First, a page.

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Revisiting the World's Fairs and International Expositions

Bibliography

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Century of Progress, Chicago 1933-1934

Articles

  • Boehm, Lisa Krisoff. "The Fair and the Fan Dancer: A Century of Progress and Chicago's Image." Chicago History 27:2(1998): 42-55.
    Chicago's second World's Fair was supposed to transform Chicago's image from that of a frontier, vice-ridden town to one of sophisticated metropolis supporting the finest cultural events: this was not the case.
  • Havlik, Robert J. "The Chicago Century of Progress Sky-Ride 1932-1935." Image File: A Journal from the Curt Teich Postcard Archives 7: 1 (1992): 3-6.
    A commercial success rather than an engineering wonder, the Sky Ride's design, construction and demolition are the subject of this article.
  • Kay, Gwen. "Seeing the Fair the FDA Way: the 1933 Century of Progress Exposition." Journal of Illinois History 5:3(2002):197-212.
    Details how the Food and Drug Administration used its exhibit space in the Government building at the Exposition to further its agenda of revising the 1906 Pure Food and Drug Act in order to better protect the consumer.
  • Kegl, Rosemary. "Wrapping Togas over Elizabethan Garb: Tabloid Shakespeare at the 1934 Chicago World's Fair." Renaissance Drama 28 (1999): 73-97.
    Examines the popularity of the 1934 Chicago World's Fair and focuses on the reconstruction of England's Globe Theater which presented forty minute productions of Shakespeare's plays.
  • Ohman, Marian. "Major N. Clark Smith in Chicago." Journal of the Illinois State Historical Society 96:1(2003): 49-79.
    Chronicles the career of N. Clark Smith, a leading African American composer and his role in "Negro Day" at the fair.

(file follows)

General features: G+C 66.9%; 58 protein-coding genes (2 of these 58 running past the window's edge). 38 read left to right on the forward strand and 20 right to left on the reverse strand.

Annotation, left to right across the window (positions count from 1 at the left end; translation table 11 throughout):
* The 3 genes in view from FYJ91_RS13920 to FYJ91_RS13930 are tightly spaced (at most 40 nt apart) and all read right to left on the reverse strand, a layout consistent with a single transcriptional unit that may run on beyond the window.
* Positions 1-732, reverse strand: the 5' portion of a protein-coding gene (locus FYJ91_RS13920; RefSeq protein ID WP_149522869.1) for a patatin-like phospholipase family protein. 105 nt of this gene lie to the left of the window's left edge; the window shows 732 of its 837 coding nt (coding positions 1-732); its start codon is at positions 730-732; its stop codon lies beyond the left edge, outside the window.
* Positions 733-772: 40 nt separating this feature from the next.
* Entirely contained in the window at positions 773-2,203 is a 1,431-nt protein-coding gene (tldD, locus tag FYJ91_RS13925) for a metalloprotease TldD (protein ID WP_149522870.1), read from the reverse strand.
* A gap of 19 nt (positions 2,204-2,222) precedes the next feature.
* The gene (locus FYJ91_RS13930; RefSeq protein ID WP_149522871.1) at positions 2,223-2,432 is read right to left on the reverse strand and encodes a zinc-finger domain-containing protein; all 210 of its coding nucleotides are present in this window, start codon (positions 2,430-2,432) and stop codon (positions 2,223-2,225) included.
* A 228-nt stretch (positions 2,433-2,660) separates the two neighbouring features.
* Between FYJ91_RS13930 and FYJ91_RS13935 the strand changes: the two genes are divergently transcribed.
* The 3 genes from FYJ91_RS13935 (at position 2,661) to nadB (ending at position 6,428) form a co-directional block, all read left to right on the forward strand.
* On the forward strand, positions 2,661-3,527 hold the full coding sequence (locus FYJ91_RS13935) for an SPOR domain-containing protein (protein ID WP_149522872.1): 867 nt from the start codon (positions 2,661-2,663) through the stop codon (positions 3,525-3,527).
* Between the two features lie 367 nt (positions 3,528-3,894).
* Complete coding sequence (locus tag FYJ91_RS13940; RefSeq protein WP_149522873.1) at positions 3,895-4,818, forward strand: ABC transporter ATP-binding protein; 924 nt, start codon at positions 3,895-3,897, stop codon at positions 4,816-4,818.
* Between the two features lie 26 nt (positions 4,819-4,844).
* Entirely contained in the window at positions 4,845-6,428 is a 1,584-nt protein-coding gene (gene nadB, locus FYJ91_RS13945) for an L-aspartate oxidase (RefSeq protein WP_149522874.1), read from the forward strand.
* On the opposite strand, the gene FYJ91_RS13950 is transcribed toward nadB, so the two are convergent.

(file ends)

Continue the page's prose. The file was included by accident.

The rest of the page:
• Sherman, Jane. "Ruth St. Denis: the Lost Ballet." Dance Chronicle 20:1 (1997): 49-62.
    Ruth St. Denis was appointed dance director for the 1933-34 Century of Progress International Exposition. She produced a detailed plan for the ambitious project called the Ballet of the States, but it was not produced as it was declared too expensive.
  • Talbot-Stanaway, Susan. "The Giant Jewel." Chicago History 22: 2 (1993): 4-23.
    Evaluates the architecture of Chicago's Century of Progress Exposition of the summers of 1933 and 1934, paying special attention to the color scheme assigned to fair buildings designed by Joseph Urban.

Dissertations

  • McDaniel, David Paul. "A Century of Progress? Cultural Change and the Rise of Modern Chicago." Ph.D. Dissertation, University of Wisconsin, Madison, 1999.
    By 1933, the Midway's forces of popular culture had achieved cultural hegemony: in the rise of popular entertainment, mass-production-based consumer culture, and a rise in beliefs in the power of science.
  • Schrenk, Lisa Diane. "The Role of the 1933-34 Century of Progress International Exposition in the Development and Promotion of Modern Architecture in the United States." Ph.D. Dissertation, University of Texas at Austin, 1998.
    During the years that the Exposition was designed and built, architects were searching for design solutions appropriate for the rapidly changing world. The Exposition provided an opportunity for architects to explore a wide range of new ideas reflective of the times.

Monographs

  • Gleisten, Samantha. Chicago's 1933-34 World's Fair: A Century of Progress in Vintage Postcards. Chicago, Ill: Arcadia Pub., 2002.
  • Ingerle, Rudolph.Rudolph Ingerle 1879-1950: Paintings of the Ozarks, the Great Smoky Mountains, and the 1933 Chicago Century of Progress Exhibition. Chicago, Ill: Aaron Galleries, 2000.
  • Taragin, Davira S. Alliance of Art and Industry: Toledo Designs for a Modern America. Toledo, OH.: Toledo Museum of Art, Hudson Hills Press, 2002.
    Concerns industrial designers who worked with companies in Toledo and includes substantial references to the Chicago Exposition of 1933 and the contributions of those designers.
  • Waldvogel, Merikay and Barbara Brackman. Patchwork Souvenirs of the 1933 World's Fair: The Sears National Quilt Contest and Chicago's Century of Progress Exposition. Nashville, Tenn.: Rutledge Hill Press, 1993.
    The Sears National Quilt Contest which was held at the fair was the largest exhibition of quilts ever organized. Some of the quilts that were displayed and the women who made them are discussed. A brief overview of the fair is also given and numerous full color photographs of are included.

Web Sites

  • Chicago World's Fair: A Century of Progress Exhibition 1933-1934
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